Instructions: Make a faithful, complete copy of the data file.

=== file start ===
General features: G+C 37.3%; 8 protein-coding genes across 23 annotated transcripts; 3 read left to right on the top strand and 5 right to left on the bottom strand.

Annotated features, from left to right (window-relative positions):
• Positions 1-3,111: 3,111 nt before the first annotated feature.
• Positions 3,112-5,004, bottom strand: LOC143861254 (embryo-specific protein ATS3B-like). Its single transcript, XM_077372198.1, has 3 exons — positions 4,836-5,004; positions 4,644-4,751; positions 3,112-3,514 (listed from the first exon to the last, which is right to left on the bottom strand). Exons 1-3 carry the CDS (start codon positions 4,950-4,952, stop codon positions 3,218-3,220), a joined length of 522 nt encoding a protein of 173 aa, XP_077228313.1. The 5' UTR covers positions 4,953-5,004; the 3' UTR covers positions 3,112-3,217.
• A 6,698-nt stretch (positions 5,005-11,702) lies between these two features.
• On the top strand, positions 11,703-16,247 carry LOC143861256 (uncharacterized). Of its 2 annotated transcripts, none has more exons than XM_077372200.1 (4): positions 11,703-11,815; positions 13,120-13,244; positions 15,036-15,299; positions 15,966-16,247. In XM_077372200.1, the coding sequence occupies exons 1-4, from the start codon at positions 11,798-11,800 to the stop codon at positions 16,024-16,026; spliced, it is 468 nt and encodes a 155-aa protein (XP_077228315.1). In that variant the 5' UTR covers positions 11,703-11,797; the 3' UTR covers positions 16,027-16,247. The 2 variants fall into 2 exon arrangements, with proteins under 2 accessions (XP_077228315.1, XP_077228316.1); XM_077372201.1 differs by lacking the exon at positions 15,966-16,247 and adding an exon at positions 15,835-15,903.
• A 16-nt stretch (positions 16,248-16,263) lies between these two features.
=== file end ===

General features: G+C 37.3%; 8 protein-coding genes across 23 annotated transcripts; 3 read left to right on the top strand and 5 right to left on the bottom strand.

Annotated features, from left to right (window-relative positions):
• Positions 1-3,111: 3,111 nt before the first annotated feature.
• Positions 3,112-5,004, bottom strand: LOC143861254 (embryo-specific protein ATS3B-like). Its single transcript, XM_077372198.1, has 3 exons — positions 4,836-5,004; positions 4,644-4,751; positions 3,112-3,514 (listed from the first exon to the last, which is right to left on the bottom strand). Exons 1-3 carry the CDS (start codon positions 4,950-4,952, stop codon positions 3,218-3,220), a joined length of 522 nt encoding a protein of 173 aa, XP_077228313.1. The 5' UTR covers positions 4,953-5,004; the 3' UTR covers positions 3,112-3,217.
• A 6,698-nt stretch (positions 5,005-11,702) lies between these two features.
• On the top strand, positions 11,703-16,247 carry LOC143861256 (uncharacterized). Of its 2 annotated transcripts, none has more exons than XM_077372200.1 (4): positions 11,703-11,815; positions 13,120-13,244; positions 15,036-15,299; positions 15,966-16,247. In XM_077372200.1, the coding sequence occupies exons 1-4, from the start codon at positions 11,798-11,800 to the stop codon at positions 16,024-16,026; spliced, it is 468 nt and encodes a 155-aa protein (XP_077228315.1). In that variant the 5' UTR covers positions 11,703-11,797; the 3' UTR covers positions 16,027-16,247. The 2 variants fall into 2 exon arrangements, with proteins under 2 accessions (XP_077228315.1, XP_077228316.1); XM_077372201.1 differs by lacking the exon at positions 15,966-16,247 and adding an exon at positions 15,835-15,903.
• A 16-nt stretch (positions 16,248-16,263) lies between these two features.